Effect of Increasing Salinity on Development of Giant Reed (Arundo donax) from Rhizome and Culms
Arundo donax (giant reed) has great potential for bioenergy biomass production in constructed wetlands. Large scale use of A. donax in constructed wetlands will require the use of either established plants sourced from nurseries, or the use of cuttings or rhizomes and stems from mother plants derived from nurseries or wild stands. The results of this study suggest that cuttings and rhizomes are not sensitive to salinity up to an EC ~ 4500 µS cm− 1. Plants used to establish a constructed wetland should have stems of at least 300 mm length, with well established roots. Moreover, culms will emerge from small pieces of stems with viable nodes regardless of salinity, albeit the fresher the water the less likely salinity will subsequently affect the emerging shoot. From a practical perspective, this suggests that wetlands can be planted with giant reed using horizontally laid stems. Unless using plants pre-stressed to a salinity matching that of the wastewater to be treated, giant reed should be established using reasonable quality water (EC < 1000 µS cm− 1) until the plants are of a reasonable size, e.g. > 500 mm in height, after which undiluted wastewater can be used.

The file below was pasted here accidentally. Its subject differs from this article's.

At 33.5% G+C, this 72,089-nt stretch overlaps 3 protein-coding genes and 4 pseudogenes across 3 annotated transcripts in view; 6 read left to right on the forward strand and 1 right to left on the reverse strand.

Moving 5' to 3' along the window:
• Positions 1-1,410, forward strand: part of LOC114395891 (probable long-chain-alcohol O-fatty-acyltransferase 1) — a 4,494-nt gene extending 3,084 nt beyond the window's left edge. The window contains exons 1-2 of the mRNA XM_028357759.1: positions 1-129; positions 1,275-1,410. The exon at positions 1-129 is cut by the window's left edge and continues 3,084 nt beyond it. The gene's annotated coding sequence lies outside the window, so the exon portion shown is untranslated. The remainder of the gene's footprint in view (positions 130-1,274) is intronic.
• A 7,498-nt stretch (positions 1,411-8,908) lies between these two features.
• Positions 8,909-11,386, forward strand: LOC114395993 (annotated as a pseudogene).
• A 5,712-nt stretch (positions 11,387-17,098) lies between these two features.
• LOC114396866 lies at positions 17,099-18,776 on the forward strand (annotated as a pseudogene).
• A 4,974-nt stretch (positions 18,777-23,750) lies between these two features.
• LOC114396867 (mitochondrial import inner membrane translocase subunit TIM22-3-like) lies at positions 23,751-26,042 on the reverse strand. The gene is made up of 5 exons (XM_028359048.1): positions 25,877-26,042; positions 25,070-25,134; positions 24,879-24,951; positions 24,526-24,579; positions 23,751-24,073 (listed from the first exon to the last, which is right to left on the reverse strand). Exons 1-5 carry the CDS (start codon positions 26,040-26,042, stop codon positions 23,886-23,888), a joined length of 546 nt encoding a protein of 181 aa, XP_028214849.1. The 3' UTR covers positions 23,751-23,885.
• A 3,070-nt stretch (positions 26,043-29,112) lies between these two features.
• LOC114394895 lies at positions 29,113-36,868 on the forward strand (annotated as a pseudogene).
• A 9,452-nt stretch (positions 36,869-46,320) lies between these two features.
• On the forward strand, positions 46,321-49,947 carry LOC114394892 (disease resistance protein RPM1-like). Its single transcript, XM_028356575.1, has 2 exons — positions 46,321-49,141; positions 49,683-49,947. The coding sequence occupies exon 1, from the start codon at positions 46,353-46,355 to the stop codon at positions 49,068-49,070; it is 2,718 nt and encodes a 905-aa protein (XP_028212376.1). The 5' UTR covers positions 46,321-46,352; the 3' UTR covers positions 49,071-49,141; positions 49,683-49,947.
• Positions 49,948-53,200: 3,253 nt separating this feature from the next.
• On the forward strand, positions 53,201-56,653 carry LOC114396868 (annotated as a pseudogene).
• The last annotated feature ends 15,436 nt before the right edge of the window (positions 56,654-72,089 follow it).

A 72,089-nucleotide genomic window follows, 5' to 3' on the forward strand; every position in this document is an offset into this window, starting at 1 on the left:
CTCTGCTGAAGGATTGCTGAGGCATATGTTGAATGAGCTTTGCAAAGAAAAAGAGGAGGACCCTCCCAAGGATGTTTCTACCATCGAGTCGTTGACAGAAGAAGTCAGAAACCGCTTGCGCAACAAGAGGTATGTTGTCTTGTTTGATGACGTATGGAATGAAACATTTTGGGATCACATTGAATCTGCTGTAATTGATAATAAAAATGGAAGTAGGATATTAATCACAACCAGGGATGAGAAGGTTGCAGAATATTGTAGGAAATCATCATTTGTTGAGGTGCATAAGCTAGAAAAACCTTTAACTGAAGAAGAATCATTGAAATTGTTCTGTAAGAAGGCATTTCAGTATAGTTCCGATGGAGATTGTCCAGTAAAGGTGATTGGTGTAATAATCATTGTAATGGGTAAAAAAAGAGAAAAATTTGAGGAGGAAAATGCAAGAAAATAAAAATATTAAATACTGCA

KeywordsArundo donax Hydroponic toxicity test Shoot growth Rhizome Node Culm emergence
The research was primarily supported by the Victorian Government Sustainability Fund, managed by Sustainability Victoria. Additional support was provided by the Department of Primary Industries (DPI Project# 08160). GA gives his thanks to staff at DPI Queenscliff centre for help sorting and labelling giant reed cuttings.
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